Ever since Henry David Thoreau, that original hipster, built his “airy and unplastered cabin” beside Walden Pond, male writers have been rushing to get off the grid—and tell you about it.
Growing up in a working-class family, Tracy Moore’s childhood was defined by what she lacked—financial security and social mobility.
A practitioner of “straight photography,” Berenice Abbott never altered her subjects or scene, and in doing so captured more than 300 photographs of New York City as it evolved from 1929 to 1938.
Minimalism can be a lifestyle. Sometimes, though, it’s not a choice. We spoke to Jana Kasperkevic, a former financial journalist for the Guardian U.S., about her decision to pursue stories of economic hardship and why we never talk about money.
A master of precise language, Grace Paley was an author and poet known for incorporating the daily lives of New York women into her short stories and novels.
Influenced by Henry David Thoreau’s Walden, Anne LaBastille built a secluded log cabin in the mountains in 1965 and lived there without modern luxuries for decades.
An iconic flapper and sex symbol, Clara Bow’s popularity waned with the advent of “talkies,” and she retired from film in 1933. Her legacy lives on, however, as Hollywood’s very first “It Girl.”
Basic, simple, minimal, elegant—behind these catalogue descriptors is a culture in retreat. Too many choices, too much opportunity, too much pressure to create individuality through style has led to a trend of minimalist fashion. Marni Chan takes apart the stark aesthetics of contemporary dress to reveal the social discomfort born from abundance.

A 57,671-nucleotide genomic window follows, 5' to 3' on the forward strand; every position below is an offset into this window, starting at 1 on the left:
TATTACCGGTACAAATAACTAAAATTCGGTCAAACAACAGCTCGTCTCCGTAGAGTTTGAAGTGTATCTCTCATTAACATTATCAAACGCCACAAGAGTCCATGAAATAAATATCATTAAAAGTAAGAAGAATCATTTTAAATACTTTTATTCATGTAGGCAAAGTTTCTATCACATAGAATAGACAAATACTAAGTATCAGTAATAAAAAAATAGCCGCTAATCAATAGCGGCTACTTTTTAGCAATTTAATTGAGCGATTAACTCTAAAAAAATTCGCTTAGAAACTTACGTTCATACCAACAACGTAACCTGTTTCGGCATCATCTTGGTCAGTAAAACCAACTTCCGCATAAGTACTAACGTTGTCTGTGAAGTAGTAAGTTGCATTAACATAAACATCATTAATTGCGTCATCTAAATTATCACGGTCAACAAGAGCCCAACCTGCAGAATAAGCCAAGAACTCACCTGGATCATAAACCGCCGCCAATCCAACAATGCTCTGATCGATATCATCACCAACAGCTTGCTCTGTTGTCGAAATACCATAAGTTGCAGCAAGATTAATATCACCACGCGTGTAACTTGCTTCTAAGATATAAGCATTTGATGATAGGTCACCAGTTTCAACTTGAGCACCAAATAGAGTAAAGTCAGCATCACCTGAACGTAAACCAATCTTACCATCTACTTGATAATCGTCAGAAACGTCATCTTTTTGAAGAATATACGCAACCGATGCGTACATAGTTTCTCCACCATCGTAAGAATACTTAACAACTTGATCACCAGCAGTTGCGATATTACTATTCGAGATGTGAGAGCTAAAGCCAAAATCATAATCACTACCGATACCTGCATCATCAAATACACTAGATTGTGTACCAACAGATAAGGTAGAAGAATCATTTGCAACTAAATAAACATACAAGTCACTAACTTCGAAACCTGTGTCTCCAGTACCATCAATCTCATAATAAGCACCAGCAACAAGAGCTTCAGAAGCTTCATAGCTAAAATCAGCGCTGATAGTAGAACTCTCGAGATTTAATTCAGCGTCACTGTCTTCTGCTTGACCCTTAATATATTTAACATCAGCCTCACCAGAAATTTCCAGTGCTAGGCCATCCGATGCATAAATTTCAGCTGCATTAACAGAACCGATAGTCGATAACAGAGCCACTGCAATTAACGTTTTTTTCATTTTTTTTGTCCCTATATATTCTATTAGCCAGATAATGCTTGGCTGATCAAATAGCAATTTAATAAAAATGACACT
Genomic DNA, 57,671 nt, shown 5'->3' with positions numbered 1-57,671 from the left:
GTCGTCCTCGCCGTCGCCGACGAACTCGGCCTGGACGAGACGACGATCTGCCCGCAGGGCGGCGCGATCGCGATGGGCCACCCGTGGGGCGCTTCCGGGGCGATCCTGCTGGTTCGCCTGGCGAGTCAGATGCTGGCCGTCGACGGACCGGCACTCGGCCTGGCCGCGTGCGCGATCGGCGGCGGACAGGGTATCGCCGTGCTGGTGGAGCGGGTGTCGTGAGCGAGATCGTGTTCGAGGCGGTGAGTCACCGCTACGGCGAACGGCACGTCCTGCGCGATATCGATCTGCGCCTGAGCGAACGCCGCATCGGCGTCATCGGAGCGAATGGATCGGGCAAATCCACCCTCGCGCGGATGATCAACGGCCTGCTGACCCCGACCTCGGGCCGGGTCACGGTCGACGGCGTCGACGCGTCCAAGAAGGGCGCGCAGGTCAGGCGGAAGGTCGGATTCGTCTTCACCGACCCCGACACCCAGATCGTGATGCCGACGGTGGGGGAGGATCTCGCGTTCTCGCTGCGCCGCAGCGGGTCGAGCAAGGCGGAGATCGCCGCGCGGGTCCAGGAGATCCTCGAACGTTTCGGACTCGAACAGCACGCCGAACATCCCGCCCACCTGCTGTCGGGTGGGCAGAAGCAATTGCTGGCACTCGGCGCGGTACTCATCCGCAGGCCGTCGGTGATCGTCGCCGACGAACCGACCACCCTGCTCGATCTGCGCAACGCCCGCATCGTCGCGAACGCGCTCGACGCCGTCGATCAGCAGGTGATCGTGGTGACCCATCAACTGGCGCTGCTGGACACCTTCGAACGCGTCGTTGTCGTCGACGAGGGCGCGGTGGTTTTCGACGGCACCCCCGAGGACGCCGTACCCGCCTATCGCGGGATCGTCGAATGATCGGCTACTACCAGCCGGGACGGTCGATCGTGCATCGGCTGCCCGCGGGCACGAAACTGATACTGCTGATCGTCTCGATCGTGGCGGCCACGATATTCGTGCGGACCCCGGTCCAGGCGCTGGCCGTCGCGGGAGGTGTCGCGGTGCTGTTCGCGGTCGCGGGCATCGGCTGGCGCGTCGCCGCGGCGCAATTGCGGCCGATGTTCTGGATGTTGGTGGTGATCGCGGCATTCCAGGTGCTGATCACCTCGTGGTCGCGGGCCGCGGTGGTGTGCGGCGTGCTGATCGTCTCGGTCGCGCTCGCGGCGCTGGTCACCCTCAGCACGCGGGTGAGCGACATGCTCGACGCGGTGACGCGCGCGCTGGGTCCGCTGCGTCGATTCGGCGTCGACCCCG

While a tenet of minimalist philosophy is awareness—the removal of all but the essential in order to fully appreciate an object, a food, a garment—this makes its opposite equally true. Minimalism is a throttle on pleasure, a restriction of life. A spiritual starvation. Jessica Gross examines two sides of the minimalist approach.
What is minimalism in the context of a relationship? Can the phrase “I’m sorry” be delivered without associations, expectations, and interpretations overwhelming its intent? Sarah Gerard explores the complex process of offering a simple apology.
Only by leaving things behind could photographer Molly Steele see—and share—the world more fully.
Two Williamsburg artists, gallery owners and urban pioneers have made Williamsburg history by turning unconventional spaces into artistic strongholds.
Women’s bodies are full of exciting undulations that defy the sweep of the designer’s pencil. In trying to impose clean minimalist forms onto wobbly eclectic bodies, we wonder, “Am I a rectangle? An hourglass? A triangle?” Sara Cornish examines the history of this absurdly reductive tradition.
When environmental activist Lauren Singer realized how much plastic she was throwing away each day, she decided to give up garbage. Now she’s out to help other people build more sustainable routines.
Penny Sparke begins her book on the relationship between gender politics and design, As Long as It’s Pink, by recounting a segment from the cult 1990s BBC television series “Signs of the Times.”